I spoke to my post office and....

Discussion in 'Managing Your Flock' started by tazcat70, Jun 26, 2011.

  1. tazcat70

    tazcat70 I must be crazy!

    I spoke to my main post office in a city with a metro population of 600,000. I had a few moments to ask them some questions about shipping packages. I asked them about the treatment of normal packages, versus fragile. They told me normal packages are tossed, and not much care is given to them. Fragile packages they handle more gently, try to put them on the shelves where chance of damage is lessoned. I then asked about hatching eggs. At that point they said they handle them with even more care, doing everything to make sure they are not damaged. They recommend that you mark the box on all sides in a bright color to attract attention.
     
  2. sammyh312

    sammyh312 Chillin' With My Peeps

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    great post! ive had all kindsa things torn up thru USPS, but every time my brother gets chicks or eggs theyre perfect
     
  3. rancher hicks

    rancher hicks Chicken Obsessed

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    Feb 28, 2009
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    Ok, I'll bite.

    I worked for the post office not to long ago and I don't believe it. Packages are sorted by machine. They do not "hand" cancel anything. Who ever told you this is lying. No if's and or buts. I have handled packages and never saw "eggs" being delivered. I have handled and picked up express packages at the airport and none was ever "handled with care".

    Packages arrived at our PO and were "tossed" into separate hampers according to the route number of the address. Carriers then sort them and/or toss them into their trucks. No one has time to coddle packages, though some might. They have to account for the time they use in delivering and how many packages and letters are processed per hour. Some customers might find a bar code inside or on their mailbox. These are scan points used to determine the time the carrier arrived at that delivery point. There is usually one at the beginning and ending mail delivery stop.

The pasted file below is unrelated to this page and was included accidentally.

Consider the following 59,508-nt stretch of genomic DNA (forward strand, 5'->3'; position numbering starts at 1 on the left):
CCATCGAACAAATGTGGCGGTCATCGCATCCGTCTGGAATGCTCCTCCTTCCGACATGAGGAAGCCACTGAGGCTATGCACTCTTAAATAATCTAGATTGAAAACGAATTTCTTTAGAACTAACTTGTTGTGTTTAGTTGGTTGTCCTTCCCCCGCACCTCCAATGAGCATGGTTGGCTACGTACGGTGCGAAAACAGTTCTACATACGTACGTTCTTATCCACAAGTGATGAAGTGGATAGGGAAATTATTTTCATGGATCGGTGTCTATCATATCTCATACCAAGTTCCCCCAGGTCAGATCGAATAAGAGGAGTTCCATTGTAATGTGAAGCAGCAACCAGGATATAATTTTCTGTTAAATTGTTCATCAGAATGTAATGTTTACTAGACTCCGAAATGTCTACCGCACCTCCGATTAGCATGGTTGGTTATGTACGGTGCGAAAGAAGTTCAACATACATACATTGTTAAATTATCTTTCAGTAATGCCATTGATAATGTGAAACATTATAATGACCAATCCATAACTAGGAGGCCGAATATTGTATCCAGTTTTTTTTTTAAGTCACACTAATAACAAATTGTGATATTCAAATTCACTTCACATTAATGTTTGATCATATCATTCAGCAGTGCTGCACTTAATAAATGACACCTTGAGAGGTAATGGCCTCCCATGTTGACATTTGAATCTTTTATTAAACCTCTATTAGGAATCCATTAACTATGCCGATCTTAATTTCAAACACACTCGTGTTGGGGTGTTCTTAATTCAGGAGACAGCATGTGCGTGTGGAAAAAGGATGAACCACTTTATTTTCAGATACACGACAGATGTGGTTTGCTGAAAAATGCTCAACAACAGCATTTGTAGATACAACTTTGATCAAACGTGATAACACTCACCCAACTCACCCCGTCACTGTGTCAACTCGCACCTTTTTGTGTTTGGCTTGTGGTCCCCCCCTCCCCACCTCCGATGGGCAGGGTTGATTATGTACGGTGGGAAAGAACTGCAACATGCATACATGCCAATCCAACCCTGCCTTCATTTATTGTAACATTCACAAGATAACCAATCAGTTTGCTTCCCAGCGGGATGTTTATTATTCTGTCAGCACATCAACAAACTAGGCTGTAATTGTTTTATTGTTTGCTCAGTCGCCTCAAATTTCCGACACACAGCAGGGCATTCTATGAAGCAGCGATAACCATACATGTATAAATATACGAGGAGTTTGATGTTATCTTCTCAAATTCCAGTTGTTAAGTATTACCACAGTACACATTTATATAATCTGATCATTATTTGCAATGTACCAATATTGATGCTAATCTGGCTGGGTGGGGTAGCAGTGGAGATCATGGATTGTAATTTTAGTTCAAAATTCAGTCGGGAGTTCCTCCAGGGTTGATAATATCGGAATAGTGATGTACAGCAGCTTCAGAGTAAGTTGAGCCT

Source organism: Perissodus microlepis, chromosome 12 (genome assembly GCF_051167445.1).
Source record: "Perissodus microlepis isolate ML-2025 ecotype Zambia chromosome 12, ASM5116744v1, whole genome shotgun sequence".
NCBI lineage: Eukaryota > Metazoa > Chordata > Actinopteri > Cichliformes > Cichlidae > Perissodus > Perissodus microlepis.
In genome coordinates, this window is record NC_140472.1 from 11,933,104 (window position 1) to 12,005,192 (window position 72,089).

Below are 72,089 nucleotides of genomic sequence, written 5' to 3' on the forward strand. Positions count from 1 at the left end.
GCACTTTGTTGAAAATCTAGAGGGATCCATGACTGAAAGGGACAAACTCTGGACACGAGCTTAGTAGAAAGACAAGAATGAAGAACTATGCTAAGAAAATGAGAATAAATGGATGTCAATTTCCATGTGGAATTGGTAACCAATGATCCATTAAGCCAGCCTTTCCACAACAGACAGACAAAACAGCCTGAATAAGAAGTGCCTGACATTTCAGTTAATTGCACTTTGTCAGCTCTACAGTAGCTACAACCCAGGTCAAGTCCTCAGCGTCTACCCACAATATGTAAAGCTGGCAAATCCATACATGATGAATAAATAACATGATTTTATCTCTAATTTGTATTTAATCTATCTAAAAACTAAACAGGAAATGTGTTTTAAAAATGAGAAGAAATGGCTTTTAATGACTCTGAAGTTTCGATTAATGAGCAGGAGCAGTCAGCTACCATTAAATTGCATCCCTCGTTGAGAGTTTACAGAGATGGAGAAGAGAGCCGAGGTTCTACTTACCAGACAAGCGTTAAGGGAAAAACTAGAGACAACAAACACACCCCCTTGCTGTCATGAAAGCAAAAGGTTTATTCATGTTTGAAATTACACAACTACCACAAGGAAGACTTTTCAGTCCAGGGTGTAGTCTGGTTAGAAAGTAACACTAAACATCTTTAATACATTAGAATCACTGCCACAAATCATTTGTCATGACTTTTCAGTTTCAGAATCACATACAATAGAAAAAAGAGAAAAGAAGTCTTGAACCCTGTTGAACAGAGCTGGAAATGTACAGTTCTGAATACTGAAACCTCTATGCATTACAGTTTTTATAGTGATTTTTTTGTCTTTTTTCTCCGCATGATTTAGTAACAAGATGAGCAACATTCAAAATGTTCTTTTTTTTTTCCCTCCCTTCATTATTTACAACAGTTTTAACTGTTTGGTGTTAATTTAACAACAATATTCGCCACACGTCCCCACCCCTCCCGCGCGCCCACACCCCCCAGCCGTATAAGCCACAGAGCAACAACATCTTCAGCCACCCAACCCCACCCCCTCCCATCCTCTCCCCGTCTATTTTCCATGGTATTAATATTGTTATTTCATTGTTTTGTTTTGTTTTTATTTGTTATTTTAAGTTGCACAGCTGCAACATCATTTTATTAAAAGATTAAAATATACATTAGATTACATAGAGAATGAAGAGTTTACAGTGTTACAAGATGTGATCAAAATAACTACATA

Express, over night packages are put in sacks and scanned by the receiving station or scan point. Each carrier has to sign for each express and registered package or envelope from a clerk. The carrier then scans the package or envelope whether express or delivery confirmation at the point of delivery recording the date and time of delivery. If a piece has to be signed for they have a record of who signed, the date and time.

    Rural carriers may have things differently but packages for rural areas are still handled at a Main processing facility and Lord only knows what can happen there. Currently the packages may be processed 30 or more miles away and they would be transported to rural PO's by truck. How long these routes take I don't know. Processing facilities are being closed and consolidated. One consolidation here results in a 72 mile trip on way.

    In some cases you may mail a priority package to someone in your home town and it may be sent miles away to be processed and then sent back to your home town. This of course will take days. It may be faster to send some things first class which of course is less money.

    The postal service is having to make cost cutting decisions and of course many are unpopular. Unfortunately it's the result of this economy we are in.


    Live birds were however handled separately and I have no idea how that goes. I have seen chicks sit an entire day before delivery and while they could have called for the feed store to pick them up they have not. I myself have made a special point in delivering them.

    Of course it also depends on where you live.


    Such is life,

    Rancher
     
    Last edited: Jun 26, 2011

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